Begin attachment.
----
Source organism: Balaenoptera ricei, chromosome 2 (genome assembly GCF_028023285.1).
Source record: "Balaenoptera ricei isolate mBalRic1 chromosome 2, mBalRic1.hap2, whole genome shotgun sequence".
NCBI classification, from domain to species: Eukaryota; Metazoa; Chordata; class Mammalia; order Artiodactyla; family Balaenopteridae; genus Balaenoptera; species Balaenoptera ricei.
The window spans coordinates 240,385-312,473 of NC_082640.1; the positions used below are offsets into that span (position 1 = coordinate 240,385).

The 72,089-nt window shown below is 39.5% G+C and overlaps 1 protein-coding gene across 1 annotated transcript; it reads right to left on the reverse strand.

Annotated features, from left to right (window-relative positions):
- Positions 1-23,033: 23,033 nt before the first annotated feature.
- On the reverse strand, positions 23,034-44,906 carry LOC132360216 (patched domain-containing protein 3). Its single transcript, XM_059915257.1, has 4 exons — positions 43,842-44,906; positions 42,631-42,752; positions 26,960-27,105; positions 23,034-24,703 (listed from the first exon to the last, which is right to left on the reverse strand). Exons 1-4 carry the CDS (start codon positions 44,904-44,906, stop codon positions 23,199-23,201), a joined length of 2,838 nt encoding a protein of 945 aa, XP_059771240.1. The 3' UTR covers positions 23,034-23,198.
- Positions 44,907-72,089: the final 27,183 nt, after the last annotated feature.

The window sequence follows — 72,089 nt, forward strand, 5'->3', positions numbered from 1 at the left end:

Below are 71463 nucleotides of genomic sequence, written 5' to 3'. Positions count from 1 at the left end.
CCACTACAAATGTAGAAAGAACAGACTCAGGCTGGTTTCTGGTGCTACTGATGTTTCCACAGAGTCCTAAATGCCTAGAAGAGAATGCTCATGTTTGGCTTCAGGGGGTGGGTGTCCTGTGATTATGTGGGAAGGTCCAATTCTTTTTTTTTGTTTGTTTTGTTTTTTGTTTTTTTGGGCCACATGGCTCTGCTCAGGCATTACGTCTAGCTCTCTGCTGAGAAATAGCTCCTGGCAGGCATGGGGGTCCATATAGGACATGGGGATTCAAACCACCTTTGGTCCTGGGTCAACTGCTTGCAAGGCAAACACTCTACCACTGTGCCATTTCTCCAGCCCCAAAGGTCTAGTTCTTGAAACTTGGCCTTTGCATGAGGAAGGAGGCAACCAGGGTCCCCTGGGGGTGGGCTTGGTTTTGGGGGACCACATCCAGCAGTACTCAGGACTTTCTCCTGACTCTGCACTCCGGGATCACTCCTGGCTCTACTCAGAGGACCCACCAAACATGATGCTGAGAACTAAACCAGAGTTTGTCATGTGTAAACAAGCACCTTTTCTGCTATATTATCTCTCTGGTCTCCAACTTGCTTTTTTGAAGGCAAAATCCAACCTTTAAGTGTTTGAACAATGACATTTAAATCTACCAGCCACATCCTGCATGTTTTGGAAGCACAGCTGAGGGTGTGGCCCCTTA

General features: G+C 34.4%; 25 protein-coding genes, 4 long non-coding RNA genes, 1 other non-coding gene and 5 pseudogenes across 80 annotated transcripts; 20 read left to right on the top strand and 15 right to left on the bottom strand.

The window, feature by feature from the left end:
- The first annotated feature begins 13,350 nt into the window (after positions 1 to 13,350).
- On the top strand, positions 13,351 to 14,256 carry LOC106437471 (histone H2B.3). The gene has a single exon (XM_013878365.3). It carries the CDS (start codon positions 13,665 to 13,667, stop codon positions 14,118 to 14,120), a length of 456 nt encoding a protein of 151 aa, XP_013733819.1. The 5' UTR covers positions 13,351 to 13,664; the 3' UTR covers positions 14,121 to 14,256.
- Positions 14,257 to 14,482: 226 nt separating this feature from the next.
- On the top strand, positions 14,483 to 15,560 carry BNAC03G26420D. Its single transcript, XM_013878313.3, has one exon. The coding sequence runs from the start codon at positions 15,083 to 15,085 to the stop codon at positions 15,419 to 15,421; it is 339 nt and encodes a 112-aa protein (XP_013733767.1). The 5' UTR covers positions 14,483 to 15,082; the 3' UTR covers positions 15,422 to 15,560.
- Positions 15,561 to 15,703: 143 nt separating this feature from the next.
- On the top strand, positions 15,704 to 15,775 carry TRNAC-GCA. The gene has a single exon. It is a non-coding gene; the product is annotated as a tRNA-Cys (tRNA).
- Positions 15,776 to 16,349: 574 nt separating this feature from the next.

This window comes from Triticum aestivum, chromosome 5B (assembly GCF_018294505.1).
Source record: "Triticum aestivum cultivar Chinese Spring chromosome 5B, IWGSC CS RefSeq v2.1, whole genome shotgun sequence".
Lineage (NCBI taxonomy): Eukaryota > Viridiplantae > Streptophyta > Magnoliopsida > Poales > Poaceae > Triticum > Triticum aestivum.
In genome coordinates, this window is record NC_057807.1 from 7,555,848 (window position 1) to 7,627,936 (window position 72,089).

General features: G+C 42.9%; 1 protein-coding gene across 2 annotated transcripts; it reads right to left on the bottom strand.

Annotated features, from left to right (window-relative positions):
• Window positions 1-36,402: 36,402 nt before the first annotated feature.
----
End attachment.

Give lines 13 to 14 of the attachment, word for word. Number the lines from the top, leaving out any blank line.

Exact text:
General features: G+C 34.4%; 25 protein-coding genes, 4 long non-coding RNA genes, 1 other non-coding gene and 5 pseudogenes across 80 annotated transcripts; 20 read left to right on the top strand and 15 right to left on the bottom strand.

The window, feature by feature from the left end: